IPv6 Adoption by Country and Internet Service Provider

I still remember the day of the IPv6 switchover on June 6, 2012. I was with some friends and we were casually checking our phones to see whether or not the Internet would go down. That didn’t happen of course, and it’s interesting to see how far we’ve come along on the IPv6 adoption path. My prediction is that the first planet with 100% IPv6 penetration will be Mars.

Today, the standard is to have dual stack Internet Protocols supporting both IPv4 and IPv6. There is no plan or set date for a complete switch to IPv6. That day may come at some point or IPv4 might just become obsolete when the IPv6 penetration reaches 100% of the Internet and IPv4 addresses stop being issued.

On this graph, we see the percentage of users that access Google over IPv6 to access.

plot

[source: https://www.google.com/intl/en/ipv6/statistics.html]

Considering Google’s traffic volume from around the world, it must be pretty accurate to say that today the IPv6 adoption reaches almost 14% worldwide with an accelerating year over year adoption rate.

IPv6 Adoption by Country

Google also has the following map, which breaks down the adoption per country:

map

[source: https://www.google.com/intl/en/ipv6/statistics.html]

It’s notable that Google tracks which countries have some IPv6 adoption, but users experience significant reliability and latency issues. This reveals one of the reasons that holds back IPv6 adoption: many countries and organizations go through a very careful and slow switch to IPv6 in order to avoid performance and security issues. For example, the recently introduced OnHub, Google’s WiFi router, doesn’t support IPv6. Yet… If Google is not ready to fully support IPv6 in a 2016 product, then we can excuse everyone else. I am sure that a not-so-distant firmware upgrade will add IPv6 support.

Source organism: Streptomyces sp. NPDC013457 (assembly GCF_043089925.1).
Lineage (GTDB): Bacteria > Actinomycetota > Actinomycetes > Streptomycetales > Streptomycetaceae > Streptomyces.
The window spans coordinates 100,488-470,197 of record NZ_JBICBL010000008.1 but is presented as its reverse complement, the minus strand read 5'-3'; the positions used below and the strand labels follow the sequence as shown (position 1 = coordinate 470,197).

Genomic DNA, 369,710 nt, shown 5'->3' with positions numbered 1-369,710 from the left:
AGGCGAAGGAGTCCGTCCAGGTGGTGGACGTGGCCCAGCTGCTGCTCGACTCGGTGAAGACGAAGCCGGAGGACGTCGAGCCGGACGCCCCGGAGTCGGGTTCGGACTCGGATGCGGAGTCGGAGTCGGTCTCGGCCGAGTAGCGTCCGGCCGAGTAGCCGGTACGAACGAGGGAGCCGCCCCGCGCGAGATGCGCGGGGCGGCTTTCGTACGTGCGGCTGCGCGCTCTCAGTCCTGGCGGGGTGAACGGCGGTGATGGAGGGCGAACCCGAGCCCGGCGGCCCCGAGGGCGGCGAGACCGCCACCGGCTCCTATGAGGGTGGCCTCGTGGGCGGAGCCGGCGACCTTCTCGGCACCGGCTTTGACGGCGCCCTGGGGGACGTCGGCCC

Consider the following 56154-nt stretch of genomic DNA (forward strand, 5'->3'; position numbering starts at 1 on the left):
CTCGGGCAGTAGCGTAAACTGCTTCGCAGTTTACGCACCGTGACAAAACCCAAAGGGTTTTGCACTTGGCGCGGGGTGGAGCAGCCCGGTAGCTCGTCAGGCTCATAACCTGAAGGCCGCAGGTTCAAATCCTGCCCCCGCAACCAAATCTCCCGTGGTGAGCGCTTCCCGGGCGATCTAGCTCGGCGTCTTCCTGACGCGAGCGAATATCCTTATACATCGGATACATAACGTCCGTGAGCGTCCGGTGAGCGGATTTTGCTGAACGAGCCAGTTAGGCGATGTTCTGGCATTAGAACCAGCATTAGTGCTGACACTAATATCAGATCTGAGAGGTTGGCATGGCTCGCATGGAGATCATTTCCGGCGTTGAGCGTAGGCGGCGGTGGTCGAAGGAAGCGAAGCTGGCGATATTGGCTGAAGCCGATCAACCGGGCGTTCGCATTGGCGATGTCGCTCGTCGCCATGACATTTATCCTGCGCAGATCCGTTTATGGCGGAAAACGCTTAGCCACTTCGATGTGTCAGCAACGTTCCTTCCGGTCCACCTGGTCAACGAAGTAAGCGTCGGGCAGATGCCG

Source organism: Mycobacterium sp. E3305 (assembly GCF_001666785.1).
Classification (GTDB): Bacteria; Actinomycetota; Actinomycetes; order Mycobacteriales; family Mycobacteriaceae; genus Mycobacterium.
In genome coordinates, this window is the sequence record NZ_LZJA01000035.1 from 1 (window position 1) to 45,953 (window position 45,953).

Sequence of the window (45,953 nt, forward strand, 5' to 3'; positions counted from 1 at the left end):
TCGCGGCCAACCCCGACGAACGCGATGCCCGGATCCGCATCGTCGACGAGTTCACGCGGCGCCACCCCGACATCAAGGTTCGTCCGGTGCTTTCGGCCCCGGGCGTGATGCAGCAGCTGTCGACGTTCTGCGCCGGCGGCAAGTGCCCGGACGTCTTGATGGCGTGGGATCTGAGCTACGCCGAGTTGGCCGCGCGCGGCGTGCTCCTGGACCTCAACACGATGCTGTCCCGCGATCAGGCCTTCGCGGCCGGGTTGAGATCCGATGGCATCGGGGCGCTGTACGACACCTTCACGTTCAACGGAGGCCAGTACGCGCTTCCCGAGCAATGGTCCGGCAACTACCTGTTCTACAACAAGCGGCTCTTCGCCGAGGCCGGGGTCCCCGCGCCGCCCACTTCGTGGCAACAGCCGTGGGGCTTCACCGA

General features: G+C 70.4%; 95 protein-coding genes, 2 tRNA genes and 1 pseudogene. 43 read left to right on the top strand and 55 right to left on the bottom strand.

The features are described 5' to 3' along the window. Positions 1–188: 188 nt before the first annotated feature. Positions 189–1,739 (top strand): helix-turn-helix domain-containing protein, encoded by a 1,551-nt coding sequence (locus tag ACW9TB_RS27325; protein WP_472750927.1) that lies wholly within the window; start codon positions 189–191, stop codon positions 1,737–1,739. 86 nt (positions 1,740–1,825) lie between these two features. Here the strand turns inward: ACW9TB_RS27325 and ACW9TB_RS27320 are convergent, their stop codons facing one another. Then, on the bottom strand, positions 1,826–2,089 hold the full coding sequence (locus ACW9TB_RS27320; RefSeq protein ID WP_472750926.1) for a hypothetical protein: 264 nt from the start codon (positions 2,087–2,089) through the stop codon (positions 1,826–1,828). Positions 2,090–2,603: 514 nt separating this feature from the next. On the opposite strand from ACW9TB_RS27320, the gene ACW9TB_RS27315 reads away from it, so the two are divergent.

IPv6 Adoptions by Internet Service Provider

In terms of service providers, we see that the world’s ten largest providers have varying rates of adoption, from 18% to 75%.

In the US, Verizon is the clear leader with 75% and a very wide gap compared to the other nationwide service providers.To the extent of my imagination, IPv6 has the capacity (2^128 ~= 3.4×10^38 addresses) to support all possible hosts on planet Earth, Mars, and the first few interstellar colonies. IPv6 adoption is accelerating and within a couple of decades, we’ll be close to 100% coverage as old equipment goes offline and new software and hardware comes with full IPv6 support. However, IPv4 support will stay around for a while for backwards compatibility and to remind us of the dawn of the Internet.

 

145.10%Comcast Cable
239.40%AT&T Communications Americas
323.20%Time Warner Cable Inc.
474.60%Verizon Wireless
520.30%Intelekto/GVT
659.60%Sky Broadband
767.80%T-Mobile
818.50%UPC
918.30%Cox Communications Inc

[source: https://www.akamai.com/us/en/our-thinking/state-of-the-internet-report/state-of-the-internet-ipv6-adoption-visualization.jsp]

In the US, Verizon is the clear leader with 75% and a very wide gap compared to the other US nationwide service providers.

To the extent of my imagination, IPv6 has the capacity (2^128 ~= 3.4×10^38 addresses) to support all possible hosts on planet Earth, Mars, and the first few interstellar colonies. IPv6 adoption is accelerating and within a couple of decades, we’ll be close to 100% coverage as old equipment goes offline and new software and hardware comes with full IPv6 support. However, IPv4 support will stay around for a while for backwards compatibility and to remind us of the dawn of the Internet.

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